Henry Cejudo put on a star-making performance Saturday night that probably will help secure his family's future and maybe also the collective futures of all male flyweights in the UFC.
That's the storyline, at least.
Amid much buzz around the sport that the UFC was about to shutter its 125-pound weight class -- perhaps fueled by TJ Dillashaw's smug declaration that the fight promotion's bosses had sent him down to "kill" the division -- "The Messenger" wasted no time in stating his rebuttal, finishing off Dillashaw in a mere 32 seconds in the main event of the UFC Fight Night at Barclays Center in Brooklyn, New York.
"Where are you, Uncle Dana? Where you hiding?" a smiling Cejudo said afterward in the cage, looking around for UFC president Dana White. "This victory, and I said it before, it was much bigger than me. This victory was for the flyweights.
"This win was for every flyweight out there that wanted the opportunity to fight for a world title someday."
White had steadfastly dodged any questions about the future of the 125-pound division during the lead-up to the bout. And he had little to say on the question of the night even after seeing his flyweight champion shine. "I don't know," he told ESPN when asked about the future of 125 in the UFC. "I don't know what I'm going to do with the division. I don't know anything yet."
It is no secret that the UFC has been unable to gain traction over the years for its flyweights among fans. Shortly after the six-year reign of Demetrious Johnson ended after 11 title defenses in August, when Cejudo came away with a split-decision victory, "Mighty Mouse" was traded away to the One Championship in Asia and some other 125-pounders were released from their UFC contracts.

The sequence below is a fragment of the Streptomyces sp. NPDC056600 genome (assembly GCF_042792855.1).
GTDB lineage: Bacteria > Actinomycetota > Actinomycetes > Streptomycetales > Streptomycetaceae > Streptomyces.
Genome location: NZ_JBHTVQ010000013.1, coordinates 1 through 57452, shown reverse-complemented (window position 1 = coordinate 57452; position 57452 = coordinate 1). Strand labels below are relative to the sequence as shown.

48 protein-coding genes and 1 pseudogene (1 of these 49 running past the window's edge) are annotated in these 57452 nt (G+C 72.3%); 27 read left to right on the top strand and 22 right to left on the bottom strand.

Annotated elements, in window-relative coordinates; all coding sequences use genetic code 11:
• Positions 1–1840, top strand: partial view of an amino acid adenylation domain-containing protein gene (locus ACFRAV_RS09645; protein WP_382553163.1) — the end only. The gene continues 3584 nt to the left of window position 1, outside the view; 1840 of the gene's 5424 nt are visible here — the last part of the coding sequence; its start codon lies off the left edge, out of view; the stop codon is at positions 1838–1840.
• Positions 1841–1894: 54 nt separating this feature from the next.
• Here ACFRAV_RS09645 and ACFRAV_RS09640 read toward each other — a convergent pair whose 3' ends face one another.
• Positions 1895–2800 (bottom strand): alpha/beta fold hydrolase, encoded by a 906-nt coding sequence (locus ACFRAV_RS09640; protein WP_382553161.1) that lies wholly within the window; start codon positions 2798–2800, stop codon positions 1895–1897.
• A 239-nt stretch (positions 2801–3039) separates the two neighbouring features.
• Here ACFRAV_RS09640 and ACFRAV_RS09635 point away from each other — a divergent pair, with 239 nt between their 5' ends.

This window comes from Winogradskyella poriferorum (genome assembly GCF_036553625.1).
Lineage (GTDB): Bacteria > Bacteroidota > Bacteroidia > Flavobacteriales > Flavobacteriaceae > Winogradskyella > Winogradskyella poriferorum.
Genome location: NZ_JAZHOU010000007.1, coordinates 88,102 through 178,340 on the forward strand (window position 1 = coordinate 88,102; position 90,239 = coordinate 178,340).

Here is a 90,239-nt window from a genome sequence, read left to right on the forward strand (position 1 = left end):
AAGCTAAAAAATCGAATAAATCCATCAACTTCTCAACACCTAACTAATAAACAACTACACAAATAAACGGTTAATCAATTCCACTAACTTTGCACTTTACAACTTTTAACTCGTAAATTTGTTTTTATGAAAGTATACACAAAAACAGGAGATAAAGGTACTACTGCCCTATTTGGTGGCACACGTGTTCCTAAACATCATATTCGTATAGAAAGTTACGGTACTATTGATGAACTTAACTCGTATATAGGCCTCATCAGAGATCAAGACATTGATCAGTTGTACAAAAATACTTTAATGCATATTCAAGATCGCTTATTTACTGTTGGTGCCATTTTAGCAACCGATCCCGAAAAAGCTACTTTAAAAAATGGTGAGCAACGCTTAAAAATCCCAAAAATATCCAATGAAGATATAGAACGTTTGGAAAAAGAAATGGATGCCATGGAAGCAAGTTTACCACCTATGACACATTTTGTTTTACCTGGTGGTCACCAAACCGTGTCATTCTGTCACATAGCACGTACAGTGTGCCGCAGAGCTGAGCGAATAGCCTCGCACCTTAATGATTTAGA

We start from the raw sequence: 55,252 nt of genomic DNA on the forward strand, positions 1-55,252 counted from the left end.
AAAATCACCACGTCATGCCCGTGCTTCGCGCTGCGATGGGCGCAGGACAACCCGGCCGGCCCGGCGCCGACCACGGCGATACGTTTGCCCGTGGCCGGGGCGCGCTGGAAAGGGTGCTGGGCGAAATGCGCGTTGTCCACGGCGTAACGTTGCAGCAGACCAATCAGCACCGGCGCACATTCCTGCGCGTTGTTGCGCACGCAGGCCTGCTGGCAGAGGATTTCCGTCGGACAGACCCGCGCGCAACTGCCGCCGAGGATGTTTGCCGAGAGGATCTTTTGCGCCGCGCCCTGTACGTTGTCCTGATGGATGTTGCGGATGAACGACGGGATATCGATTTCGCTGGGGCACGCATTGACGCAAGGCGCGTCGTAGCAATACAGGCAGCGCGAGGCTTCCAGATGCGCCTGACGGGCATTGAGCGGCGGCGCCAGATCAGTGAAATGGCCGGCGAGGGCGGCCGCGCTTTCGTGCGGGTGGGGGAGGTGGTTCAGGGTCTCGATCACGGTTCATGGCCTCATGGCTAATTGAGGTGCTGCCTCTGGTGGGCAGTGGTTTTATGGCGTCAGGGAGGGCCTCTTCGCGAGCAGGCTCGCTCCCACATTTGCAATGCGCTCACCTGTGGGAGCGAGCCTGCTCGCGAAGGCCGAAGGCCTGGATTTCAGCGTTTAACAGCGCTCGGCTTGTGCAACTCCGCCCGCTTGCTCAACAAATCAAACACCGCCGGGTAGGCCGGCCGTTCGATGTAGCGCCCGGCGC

But Cejudo is a flyweight of a different kind, a sharp blend of humility and brashness that plays well with the fans. And he does have a logical next title defense all lined up, as earlier in the evening two-time flyweight challenger Joseph Benavidez won for the eighth time in his past nine fights. Benavidez is the last man to beat Cejudo, winning a split decision in a good scrap in 2016. And there are several other 125-pounders -- all of whom were stuck on a dead end during the "Mighty Mouse" era -- who could line up for a shot at the champ.
Regardless of where he goes next, Cejudo now is fully established as a star.
That last part might seem like an odd thing to say about a guy who already had beaten the pound-for-pound king. But Cejudo's title-winning victory over Johnson was razor-thin, and many a past fighter has had one shining performance he could never duplicate. The 31-year-old Cejudo does also have an Olympic wrestling gold medal on his résumé, but for his MMA legacy he needed to show that he wears the belt not merely because Aug. 4 was his night. He needed to have another great night.
Which he did. And in so doing, Cejudo (14-2) sent shockwaves through two weight classes. He might have saved his 125-pound brethren from having to either bulk up or find other employment. Then again, maybe he didn't.
"I'm not even sure what Dana is thinking," Cejudo acknowledged at the postfight news conference. "We need to sit down across from Dana White and talk to him. I'm not going to be part of a division if they are just going to get rid of everybody. Who am I going to fight?"
That leads the discussion to the other weight division Cejudo sent for a loop on Saturday. By crushing the bantamweight champion in half a minute, he called into question who the true alpha male is at 135 pounds. Dillashaw (16-4) still owns the belt but getting finished like that surely makes him a diminished champion.
Dillashaw will have an opportunity to alter that perception, if his conqueror has any say.
"TJ, we can do it again," Cejudo said. "And this time we'll do it at 135 pounds, man."
A bantamweight title shot for the flyweight champion? Cejudo might end up not being the savior of the 125-pounders after all.